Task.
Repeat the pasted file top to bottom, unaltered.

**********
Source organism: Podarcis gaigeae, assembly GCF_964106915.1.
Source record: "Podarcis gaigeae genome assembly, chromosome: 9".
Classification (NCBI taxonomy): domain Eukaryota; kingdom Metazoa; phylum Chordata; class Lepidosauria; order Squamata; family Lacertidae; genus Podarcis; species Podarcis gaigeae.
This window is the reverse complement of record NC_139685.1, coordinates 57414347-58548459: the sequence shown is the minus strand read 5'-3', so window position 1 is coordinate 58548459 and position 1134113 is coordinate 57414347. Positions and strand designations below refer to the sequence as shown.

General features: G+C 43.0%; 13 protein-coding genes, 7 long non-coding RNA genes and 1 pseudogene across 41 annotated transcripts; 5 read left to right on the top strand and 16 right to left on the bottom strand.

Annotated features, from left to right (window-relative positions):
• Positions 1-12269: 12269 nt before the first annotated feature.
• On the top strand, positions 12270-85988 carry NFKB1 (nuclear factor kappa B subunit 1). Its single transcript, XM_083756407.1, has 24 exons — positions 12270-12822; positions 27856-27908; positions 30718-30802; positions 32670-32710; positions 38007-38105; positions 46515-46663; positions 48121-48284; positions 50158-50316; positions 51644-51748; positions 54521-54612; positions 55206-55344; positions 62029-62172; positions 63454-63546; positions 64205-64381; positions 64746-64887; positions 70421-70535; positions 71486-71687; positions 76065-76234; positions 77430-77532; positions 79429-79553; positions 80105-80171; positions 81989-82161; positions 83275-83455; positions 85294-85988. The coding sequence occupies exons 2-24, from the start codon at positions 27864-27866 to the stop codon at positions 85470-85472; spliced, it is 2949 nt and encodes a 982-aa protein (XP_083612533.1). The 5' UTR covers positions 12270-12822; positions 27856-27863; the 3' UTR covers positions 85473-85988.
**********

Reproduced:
Source organism: Podarcis gaigeae, assembly GCF_964106915.1.
Source record: "Podarcis gaigeae genome assembly, chromosome: 9".
Classification (NCBI taxonomy): domain Eukaryota; kingdom Metazoa; phylum Chordata; class Lepidosauria; order Squamata; family Lacertidae; genus Podarcis; species Podarcis gaigeae.
This window is the reverse complement of record NC_139685.1, coordinates 57414347-58548459: the sequence shown is the minus strand read 5'-3', so window position 1 is coordinate 58548459 and position 1134113 is coordinate 57414347. Positions and strand designations below refer to the sequence as shown.

General features: G+C 43.0%; 13 protein-coding genes, 7 long non-coding RNA genes and 1 pseudogene across 41 annotated transcripts; 5 read left to right on the top strand and 16 right to left on the bottom strand.

Annotated features, from left to right (window-relative positions):
• Positions 1-12269: 12269 nt before the first annotated feature.
• On the top strand, positions 12270-85988 carry NFKB1 (nuclear factor kappa B subunit 1). Its single transcript, XM_083756407.1, has 24 exons — positions 12270-12822; positions 27856-27908; positions 30718-30802; positions 32670-32710; positions 38007-38105; positions 46515-46663; positions 48121-48284; positions 50158-50316; positions 51644-51748; positions 54521-54612; positions 55206-55344; positions 62029-62172; positions 63454-63546; positions 64205-64381; positions 64746-64887; positions 70421-70535; positions 71486-71687; positions 76065-76234; positions 77430-77532; positions 79429-79553; positions 80105-80171; positions 81989-82161; positions 83275-83455; positions 85294-85988. The coding sequence occupies exons 2-24, from the start codon at positions 27864-27866 to the stop codon at positions 85470-85472; spliced, it is 2949 nt and encodes a 982-aa protein (XP_083612533.1). The 5' UTR covers positions 12270-12822; positions 27856-27863; the 3' UTR covers positions 85473-85988.